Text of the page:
Perhaps most fundamentally, across all four cases, the forms of prescribed inter-religious engagement also moved (either by design or voluntarily, as in the case of the collaborative community clean-up effort emerging from the TA’ALA project) beyond an emphasis on inter-religious dialogue to inter-religious action. This shift stands out as perhaps the most concrete signal that peacebuilding has begun to transition away from solely focusing on religious literacy and understanding between conflict parties (the corollary to the view that categorical religious difference and mutual ignorance drive conflict, and can be overcome through elite-level IRD), toward ensuring that such efforts are paired with praxiologically driven forms of action and broader inter-community engagement. This shift should not be taken as invalidating the importance of religious literacy and intra/inter-religious dialogue as such. In fact, the central role of traditional and religious leaders (TRLs) in the bonding and bridging stages of the 3B process–during which these leaders are trained as peace facilitators and lead intra and inter-religious events and activities–highlights the crucial part that more traditional forms of IRD play in the success of subsequent IRA engagement. Rather, the IRA approach highlighted by the 3B process indicates the frequent insufficiency of IRD alone as a means of achieving thorough-going, multi-level transformation in a given context. For this reason, as discussed above, the emphasis on improving inter-group patterns of relation through multi-level action and engagement in addition to IRD stands out as a hallmark of the 3B process. The specialized, local articulations of need and the corresponding peacebuilding strategies highlighted across the four featured case studies speak to the breadth of concerns and potential sites of conflict–including non-religious issues, such as land, child marriage, and development–opened by the shift in emphasis from IRD alone to the more expansive IRA approach.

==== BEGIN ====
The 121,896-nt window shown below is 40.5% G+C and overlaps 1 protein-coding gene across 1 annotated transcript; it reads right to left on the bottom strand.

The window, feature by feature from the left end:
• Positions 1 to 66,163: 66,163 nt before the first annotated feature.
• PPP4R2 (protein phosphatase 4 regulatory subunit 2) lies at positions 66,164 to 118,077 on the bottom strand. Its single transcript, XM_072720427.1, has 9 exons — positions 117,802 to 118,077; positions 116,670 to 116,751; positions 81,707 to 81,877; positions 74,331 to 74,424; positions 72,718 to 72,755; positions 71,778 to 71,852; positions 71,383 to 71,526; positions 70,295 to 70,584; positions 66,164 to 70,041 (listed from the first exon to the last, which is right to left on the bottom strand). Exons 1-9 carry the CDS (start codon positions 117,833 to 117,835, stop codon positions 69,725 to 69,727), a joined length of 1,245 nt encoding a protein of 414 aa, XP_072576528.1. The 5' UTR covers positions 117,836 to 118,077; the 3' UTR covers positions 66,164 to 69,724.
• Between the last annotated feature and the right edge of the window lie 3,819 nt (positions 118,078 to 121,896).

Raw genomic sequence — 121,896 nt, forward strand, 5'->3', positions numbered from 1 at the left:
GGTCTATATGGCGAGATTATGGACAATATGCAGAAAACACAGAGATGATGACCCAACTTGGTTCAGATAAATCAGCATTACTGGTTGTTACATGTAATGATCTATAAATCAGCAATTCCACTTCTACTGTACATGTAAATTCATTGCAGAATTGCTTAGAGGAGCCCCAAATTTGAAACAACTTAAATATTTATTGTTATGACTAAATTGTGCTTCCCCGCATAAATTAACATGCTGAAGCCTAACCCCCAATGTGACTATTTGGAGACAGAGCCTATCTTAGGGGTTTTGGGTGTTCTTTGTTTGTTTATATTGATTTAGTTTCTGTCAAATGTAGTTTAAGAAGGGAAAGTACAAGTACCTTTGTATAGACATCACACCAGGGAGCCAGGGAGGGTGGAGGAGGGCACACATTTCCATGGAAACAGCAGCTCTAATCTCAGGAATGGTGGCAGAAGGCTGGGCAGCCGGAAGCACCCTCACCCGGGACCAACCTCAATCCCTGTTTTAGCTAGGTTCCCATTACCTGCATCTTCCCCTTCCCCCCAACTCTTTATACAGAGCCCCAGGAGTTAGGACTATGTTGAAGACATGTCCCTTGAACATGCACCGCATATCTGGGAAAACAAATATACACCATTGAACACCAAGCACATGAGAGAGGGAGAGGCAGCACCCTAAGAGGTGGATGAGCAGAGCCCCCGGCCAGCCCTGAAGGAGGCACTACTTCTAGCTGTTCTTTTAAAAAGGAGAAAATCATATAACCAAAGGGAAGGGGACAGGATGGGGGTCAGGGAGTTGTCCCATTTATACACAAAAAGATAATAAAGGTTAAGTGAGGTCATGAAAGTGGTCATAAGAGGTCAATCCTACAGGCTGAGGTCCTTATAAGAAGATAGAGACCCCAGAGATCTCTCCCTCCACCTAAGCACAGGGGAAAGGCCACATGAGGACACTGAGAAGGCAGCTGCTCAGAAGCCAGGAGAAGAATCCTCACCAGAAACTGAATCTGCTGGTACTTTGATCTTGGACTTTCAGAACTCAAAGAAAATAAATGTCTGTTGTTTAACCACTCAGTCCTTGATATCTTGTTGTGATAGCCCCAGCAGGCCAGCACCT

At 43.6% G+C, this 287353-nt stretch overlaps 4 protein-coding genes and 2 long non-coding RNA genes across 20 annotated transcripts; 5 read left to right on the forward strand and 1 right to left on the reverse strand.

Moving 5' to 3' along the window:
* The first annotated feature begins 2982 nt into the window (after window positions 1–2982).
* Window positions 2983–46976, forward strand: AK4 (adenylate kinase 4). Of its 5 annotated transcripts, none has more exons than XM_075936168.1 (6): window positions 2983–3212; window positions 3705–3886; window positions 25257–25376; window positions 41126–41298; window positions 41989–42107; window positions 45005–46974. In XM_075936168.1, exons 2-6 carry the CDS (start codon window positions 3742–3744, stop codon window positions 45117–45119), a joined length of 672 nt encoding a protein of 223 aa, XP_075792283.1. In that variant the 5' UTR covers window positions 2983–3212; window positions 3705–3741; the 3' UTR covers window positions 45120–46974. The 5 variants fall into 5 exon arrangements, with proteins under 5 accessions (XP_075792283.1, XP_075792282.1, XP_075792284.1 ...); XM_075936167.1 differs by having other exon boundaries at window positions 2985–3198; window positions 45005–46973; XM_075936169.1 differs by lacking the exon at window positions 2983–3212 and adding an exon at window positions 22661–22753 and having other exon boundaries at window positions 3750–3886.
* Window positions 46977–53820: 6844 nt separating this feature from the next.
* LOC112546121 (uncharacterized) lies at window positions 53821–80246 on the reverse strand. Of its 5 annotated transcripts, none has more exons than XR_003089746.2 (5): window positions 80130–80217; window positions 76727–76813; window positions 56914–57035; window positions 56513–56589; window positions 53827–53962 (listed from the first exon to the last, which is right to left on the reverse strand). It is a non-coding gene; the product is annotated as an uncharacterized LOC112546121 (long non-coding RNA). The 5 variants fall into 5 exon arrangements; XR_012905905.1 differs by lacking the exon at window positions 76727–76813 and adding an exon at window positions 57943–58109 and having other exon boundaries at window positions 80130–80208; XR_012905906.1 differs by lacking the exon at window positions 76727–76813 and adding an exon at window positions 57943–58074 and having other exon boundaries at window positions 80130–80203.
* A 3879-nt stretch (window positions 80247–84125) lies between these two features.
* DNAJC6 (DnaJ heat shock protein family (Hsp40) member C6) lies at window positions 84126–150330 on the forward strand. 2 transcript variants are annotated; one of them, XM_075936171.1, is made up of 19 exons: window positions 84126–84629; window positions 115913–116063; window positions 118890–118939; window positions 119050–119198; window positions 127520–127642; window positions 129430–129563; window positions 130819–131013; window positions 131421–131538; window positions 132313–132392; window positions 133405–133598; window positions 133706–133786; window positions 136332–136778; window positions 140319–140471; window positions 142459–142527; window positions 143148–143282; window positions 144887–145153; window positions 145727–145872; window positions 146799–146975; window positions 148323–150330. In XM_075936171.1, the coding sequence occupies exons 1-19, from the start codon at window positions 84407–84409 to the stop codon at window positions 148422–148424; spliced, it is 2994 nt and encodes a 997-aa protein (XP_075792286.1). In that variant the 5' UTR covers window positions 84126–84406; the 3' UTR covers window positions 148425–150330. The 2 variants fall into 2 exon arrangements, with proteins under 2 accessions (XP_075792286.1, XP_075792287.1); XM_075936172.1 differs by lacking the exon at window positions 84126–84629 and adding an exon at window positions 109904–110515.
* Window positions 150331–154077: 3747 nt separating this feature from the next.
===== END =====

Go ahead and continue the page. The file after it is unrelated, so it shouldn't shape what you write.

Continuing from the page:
The CRS cases profiled by CM demonstrate the ways in which recent advances in the theory of religion, conflict, and peacebuilding play out when applied across a diverse array of localized contexts. Cases such as CPT and TA’ALA in particular help to complexify previous notions of “religious conflict” that relied on the construction of religion as a disaggregated identity category and driver of conflict or as epiphenomenal to more basic material causes, and in so doing also point to the ways in which peacebuilding must approach religion as one among a potential host of intersecting identity markers whose particular contours and influence will vary within and across given conflicts. Similarly, the A3B project in Mindanao and the DAP project in Kenya show that engaging with religious and traditional leaders can also be an effective way to address issues, such as land use and child marriage, that may not be considered “religious” at all. The results of these case studies also highlight the transformational possibilities inherent in the shift from elite-level inter-religious dialogue toward increased emphasis on constructive, action-oriented engagement. Whether in local authority figures in Mindanao collaborating to broaden the scope of inter-religious conflict resolution or in youths from different religious backgrounds coming together to clean up a neighborhood in Luxor, the examples of IRA in these case studies represent a very positive step forward for contemporary theory and action around religion, conflict, and peacebuilding.

Featured photo courtesy of Catholic Relief Services/Philip Laubner.